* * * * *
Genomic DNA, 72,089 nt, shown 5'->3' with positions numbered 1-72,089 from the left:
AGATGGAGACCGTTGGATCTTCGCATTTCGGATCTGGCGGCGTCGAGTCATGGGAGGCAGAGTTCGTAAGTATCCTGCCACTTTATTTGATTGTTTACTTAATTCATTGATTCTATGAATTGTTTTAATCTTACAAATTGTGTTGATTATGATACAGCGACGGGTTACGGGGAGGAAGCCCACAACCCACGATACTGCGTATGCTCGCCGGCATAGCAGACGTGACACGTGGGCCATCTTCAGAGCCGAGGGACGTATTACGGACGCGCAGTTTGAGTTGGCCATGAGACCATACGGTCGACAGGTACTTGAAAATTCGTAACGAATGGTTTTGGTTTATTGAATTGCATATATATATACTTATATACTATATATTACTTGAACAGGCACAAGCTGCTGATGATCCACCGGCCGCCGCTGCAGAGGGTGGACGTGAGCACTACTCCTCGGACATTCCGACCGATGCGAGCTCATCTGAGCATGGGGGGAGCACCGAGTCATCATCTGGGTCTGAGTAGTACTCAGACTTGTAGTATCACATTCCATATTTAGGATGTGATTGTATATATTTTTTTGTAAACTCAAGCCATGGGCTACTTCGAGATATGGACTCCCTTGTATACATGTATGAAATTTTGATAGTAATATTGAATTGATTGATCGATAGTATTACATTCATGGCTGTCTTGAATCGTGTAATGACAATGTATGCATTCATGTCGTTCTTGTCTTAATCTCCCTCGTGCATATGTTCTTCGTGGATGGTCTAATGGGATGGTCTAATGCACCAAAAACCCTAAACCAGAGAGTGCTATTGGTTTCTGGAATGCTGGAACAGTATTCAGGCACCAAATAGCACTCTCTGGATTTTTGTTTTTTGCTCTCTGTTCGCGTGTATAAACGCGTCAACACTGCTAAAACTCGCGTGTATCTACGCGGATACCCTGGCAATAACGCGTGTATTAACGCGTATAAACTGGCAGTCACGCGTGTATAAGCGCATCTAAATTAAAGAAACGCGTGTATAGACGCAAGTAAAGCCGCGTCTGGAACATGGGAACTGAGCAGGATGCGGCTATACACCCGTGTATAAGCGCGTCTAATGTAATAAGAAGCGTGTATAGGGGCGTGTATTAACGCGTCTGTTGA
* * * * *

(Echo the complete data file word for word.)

Genomic DNA, 72,089 nt, shown 5'->3' with positions numbered 1-72,089 from the left:
AGATGGAGACCGTTGGATCTTCGCATTTCGGATCTGGCGGCGTCGAGTCATGGGAGGCAGAGTTCGTAAGTATCCTGCCACTTTATTTGATTGTTTACTTAATTCATTGATTCTATGAATTGTTTTAATCTTACAAATTGTGTTGATTATGATACAGCGACGGGTTACGGGGAGGAAGCCCACAACCCACGATACTGCGTATGCTCGCCGGCATAGCAGACGTGACACGTGGGCCATCTTCAGAGCCGAGGGACGTATTACGGACGCGCAGTTTGAGTTGGCCATGAGACCATACGGTCGACAGGTACTTGAAAATTCGTAACGAATGGTTTTGGTTTATTGAATTGCATATATATATACTTATATACTATATATTACTTGAACAGGCACAAGCTGCTGATGATCCACCGGCCGCCGCTGCAGAGGGTGGACGTGAGCACTACTCCTCGGACATTCCGACCGATGCGAGCTCATCTGAGCATGGGGGGAGCACCGAGTCATCATCTGGGTCTGAGTAGTACTCAGACTTGTAGTATCACATTCCATATTTAGGATGTGATTGTATATATTTTTTTGTAAACTCAAGCCATGGGCTACTTCGAGATATGGACTCCCTTGTATACATGTATGAAATTTTGATAGTAATATTGAATTGATTGATCGATAGTATTACATTCATGGCTGTCTTGAATCGTGTAATGACAATGTATGCATTCATGTCGTTCTTGTCTTAATCTCCCTCGTGCATATGTTCTTCGTGGATGGTCTAATGGGATGGTCTAATGCACCAAAAACCCTAAACCAGAGAGTGCTATTGGTTTCTGGAATGCTGGAACAGTATTCAGGCACCAAATAGCACTCTCTGGATTTTTGTTTTTTGCTCTCTGTTCGCGTGTATAAACGCGTCAACACTGCTAAAACTCGCGTGTATCTACGCGGATACCCTGGCAATAACGCGTGTATTAACGCGTATAAACTGGCAGTCACGCGTGTATAAGCGCATCTAAATTAAAGAAACGCGTGTATAGACGCAAGTAAAGCCGCGTCTGGAACATGGGAACTGAGCAGGATGCGGCTATACACCCGTGTATAAGCGCGTCTAATGTAATAAGAAGCGTGTATAGGGGCGTGTATTAACGCGTCTGTTGA